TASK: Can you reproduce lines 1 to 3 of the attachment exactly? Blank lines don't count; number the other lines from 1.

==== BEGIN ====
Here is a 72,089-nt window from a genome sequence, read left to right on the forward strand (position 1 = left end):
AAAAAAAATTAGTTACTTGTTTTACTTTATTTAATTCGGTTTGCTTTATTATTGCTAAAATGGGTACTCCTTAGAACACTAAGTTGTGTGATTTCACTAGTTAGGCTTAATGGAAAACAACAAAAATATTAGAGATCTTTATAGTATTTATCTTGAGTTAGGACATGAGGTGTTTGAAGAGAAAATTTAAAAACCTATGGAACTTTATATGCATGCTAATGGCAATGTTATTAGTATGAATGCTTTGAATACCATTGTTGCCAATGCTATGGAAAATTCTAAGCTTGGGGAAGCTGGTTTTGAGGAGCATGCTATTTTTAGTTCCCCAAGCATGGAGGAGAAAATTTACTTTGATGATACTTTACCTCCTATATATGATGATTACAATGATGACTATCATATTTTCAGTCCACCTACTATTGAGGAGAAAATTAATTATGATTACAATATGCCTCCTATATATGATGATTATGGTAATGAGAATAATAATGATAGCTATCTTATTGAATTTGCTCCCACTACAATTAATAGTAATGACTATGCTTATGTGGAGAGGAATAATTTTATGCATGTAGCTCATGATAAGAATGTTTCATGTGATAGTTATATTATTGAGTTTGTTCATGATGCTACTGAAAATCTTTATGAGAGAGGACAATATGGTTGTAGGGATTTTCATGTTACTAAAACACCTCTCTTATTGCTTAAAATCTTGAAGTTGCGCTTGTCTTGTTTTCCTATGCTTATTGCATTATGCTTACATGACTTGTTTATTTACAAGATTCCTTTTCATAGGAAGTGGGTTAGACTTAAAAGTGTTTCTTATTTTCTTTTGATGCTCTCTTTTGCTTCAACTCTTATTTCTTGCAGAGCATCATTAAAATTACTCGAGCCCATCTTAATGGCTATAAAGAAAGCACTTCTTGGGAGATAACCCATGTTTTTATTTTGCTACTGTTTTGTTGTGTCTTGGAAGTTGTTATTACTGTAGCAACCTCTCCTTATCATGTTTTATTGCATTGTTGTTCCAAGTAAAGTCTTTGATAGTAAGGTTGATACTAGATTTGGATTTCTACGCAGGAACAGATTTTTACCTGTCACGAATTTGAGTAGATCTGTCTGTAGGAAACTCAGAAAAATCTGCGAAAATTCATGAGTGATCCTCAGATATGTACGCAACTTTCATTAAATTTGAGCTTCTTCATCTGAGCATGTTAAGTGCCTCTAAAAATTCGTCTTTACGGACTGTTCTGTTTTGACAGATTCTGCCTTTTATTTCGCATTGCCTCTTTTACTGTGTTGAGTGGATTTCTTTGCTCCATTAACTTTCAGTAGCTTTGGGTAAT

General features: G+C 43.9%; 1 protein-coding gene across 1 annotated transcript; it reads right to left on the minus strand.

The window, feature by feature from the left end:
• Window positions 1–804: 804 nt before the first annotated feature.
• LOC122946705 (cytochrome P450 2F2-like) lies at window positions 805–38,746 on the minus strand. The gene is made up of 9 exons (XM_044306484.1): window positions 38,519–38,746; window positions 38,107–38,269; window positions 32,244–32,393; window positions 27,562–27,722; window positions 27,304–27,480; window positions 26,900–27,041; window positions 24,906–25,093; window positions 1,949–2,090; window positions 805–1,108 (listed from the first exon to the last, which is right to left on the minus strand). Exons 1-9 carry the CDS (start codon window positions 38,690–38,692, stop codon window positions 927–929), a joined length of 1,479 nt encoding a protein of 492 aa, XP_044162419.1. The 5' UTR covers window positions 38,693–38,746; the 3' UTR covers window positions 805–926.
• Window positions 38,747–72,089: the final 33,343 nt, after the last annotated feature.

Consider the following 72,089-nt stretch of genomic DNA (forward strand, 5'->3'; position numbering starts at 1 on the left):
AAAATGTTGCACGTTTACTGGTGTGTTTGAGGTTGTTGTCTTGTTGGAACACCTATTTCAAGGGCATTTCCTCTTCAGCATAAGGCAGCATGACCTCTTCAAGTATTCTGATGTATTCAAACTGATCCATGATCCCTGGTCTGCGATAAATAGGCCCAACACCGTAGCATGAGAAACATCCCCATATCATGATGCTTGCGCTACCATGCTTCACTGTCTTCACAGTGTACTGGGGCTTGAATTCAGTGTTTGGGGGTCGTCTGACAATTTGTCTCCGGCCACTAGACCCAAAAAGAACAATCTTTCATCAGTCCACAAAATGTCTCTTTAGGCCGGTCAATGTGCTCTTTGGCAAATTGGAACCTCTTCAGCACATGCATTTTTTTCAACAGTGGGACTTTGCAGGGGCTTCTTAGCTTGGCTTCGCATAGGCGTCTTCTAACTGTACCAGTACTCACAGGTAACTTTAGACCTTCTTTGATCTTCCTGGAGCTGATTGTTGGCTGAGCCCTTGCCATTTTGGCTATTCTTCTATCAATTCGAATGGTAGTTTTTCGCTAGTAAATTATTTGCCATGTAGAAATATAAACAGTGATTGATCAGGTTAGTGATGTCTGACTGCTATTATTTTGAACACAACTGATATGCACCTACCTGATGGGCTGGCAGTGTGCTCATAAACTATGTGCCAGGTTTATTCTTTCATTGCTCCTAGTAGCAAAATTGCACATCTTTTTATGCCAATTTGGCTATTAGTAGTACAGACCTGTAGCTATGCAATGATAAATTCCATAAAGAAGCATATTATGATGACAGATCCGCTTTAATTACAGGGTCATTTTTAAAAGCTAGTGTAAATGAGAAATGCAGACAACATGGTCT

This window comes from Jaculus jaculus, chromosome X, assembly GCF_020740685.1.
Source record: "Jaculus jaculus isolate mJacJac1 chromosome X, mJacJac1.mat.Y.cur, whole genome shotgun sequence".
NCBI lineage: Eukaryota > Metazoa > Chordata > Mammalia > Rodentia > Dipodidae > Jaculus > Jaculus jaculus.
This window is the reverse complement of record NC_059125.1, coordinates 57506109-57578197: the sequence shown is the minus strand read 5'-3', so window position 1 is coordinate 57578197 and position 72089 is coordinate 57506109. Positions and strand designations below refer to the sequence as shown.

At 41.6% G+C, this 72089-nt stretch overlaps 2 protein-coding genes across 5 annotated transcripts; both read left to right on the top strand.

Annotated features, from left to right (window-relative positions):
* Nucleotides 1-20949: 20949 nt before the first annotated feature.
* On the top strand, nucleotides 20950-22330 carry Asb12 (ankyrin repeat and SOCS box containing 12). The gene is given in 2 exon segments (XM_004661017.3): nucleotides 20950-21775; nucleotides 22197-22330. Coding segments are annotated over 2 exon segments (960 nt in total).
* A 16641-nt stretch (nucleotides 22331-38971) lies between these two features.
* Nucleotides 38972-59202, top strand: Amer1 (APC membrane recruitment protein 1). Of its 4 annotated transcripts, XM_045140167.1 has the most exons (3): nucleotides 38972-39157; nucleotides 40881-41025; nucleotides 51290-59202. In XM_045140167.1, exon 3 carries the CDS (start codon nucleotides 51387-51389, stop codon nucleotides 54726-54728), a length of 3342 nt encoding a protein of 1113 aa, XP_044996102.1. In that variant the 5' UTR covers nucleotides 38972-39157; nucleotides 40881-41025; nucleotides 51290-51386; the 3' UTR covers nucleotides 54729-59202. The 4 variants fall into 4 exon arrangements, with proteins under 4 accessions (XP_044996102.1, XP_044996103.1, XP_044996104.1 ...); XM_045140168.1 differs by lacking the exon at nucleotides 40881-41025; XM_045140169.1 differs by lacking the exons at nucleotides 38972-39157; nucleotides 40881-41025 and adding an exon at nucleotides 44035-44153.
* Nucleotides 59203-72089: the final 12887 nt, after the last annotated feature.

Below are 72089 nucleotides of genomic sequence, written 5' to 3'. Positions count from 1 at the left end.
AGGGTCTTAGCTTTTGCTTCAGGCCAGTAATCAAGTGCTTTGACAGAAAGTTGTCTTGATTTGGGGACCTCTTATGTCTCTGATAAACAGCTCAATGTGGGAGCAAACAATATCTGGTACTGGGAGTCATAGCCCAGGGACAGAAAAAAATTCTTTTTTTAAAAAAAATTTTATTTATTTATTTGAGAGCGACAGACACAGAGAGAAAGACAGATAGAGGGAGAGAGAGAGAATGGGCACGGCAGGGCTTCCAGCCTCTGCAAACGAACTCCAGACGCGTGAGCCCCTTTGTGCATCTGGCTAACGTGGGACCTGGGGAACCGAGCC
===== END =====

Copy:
Here is a 72,089-nt window from a genome sequence, read left to right on the forward strand (position 1 = left end):
AAAAAAAATTAGTTACTTGTTTTACTTTATTTAATTCGGTTTGCTTTATTATTGCTAAAATGGGTACTCCTTAGAACACTAAGTTGTGTGATTTCACTAGTTAGGCTTAATGGAAAACAACAAAAATATTAGAGATCTTTATAGTATTTATCTTGAGTTAGGACATGAGGTGTTTGAAGAGAAAATTTAAAAACCTATGGAACTTTATATGCATGCTAATGGCAATGTTATTAGTATGAATGCTTTGAATACCATTGTTGCCAATGCTATGGAAAATTCTAAGCTTGGGGAAGCTGGTTTTGAGGAGCATGCTATTTTTAGTTCCCCAAGCATGGAGGAGAAAATTTACTTTGATGATACTTTACCTCCTATATATGATGATTACAATGATGACTATCATATTTTCAGTCCACCTACTATTGAGGAGAAAATTAATTATGATTACAATATGCCTCCTATATATGATGATTATGGTAATGAGAATAATAATGATAGCTATCTTATTGAATTTGCTCCCACTACAATTAATAGTAATGACTATGCTTATGTGGAGAGGAATAATTTTATGCATGTAGCTCATGATAAGAATGTTTCATGTGATAGTTATATTATTGAGTTTGTTCATGATGCTACTGAAAATCTTTATGAGAGAGGACAATATGGTTGTAGGGATTTTCATGTTACTAAAACACCTCTCTTATTGCTTAAAATCTTGAAGTTGCGCTTGTCTTGTTTTCCTATGCTTATTGCATTATGCTTACATGACTTGTTTATTTACAAGATTCCTTTTCATAGGAAGTGGGTTAGACTTAAAAGTGTTTCTTATTTTCTTTTGATGCTCTCTTTTGCTTCAACTCTTATTTCTTGCAGAGCATCATTAAAATTACTCGAGCCCATCTTAATGGCTATAAAGAAAGCACTTCTTGGGAGATAACCCATGTTTTTATTTTGCTACTGTTTTGTTGTGTCTTGGAAGTTGTTATTACTGTAGCAACCTCTCCTTATCATGTTTTATTGCATTGTTGTTCCAAGTAAAGTCTTTGATAGTAAGGTTGATACTAGATTTGGATTTCTACGCAGGAACAGATTTTTACCTGTCACGAATTTGAGTAGATCTGTCTGTAGGAAACTCAGAAAAATCTGCGAAAATTCATGAGTGATCCTCAGATATGTACGCAACTTTCATTAAATTTGAGCTTCTTCATCTGAGCATGTTAAGTGCCTCTAAAAATTCGTCTTTACGGACTGTTCTGTTTTGACAGATTCTGCCTTTTATTTCGCATTGCCTCTTTTACTGTGTTGAGTGGATTTCTTTGCTCCATTAACTTTCAGTAGCTTTGGGTAAT

General features: G+C 43.9%; 1 protein-coding gene across 1 annotated transcript; it reads right to left on the minus strand.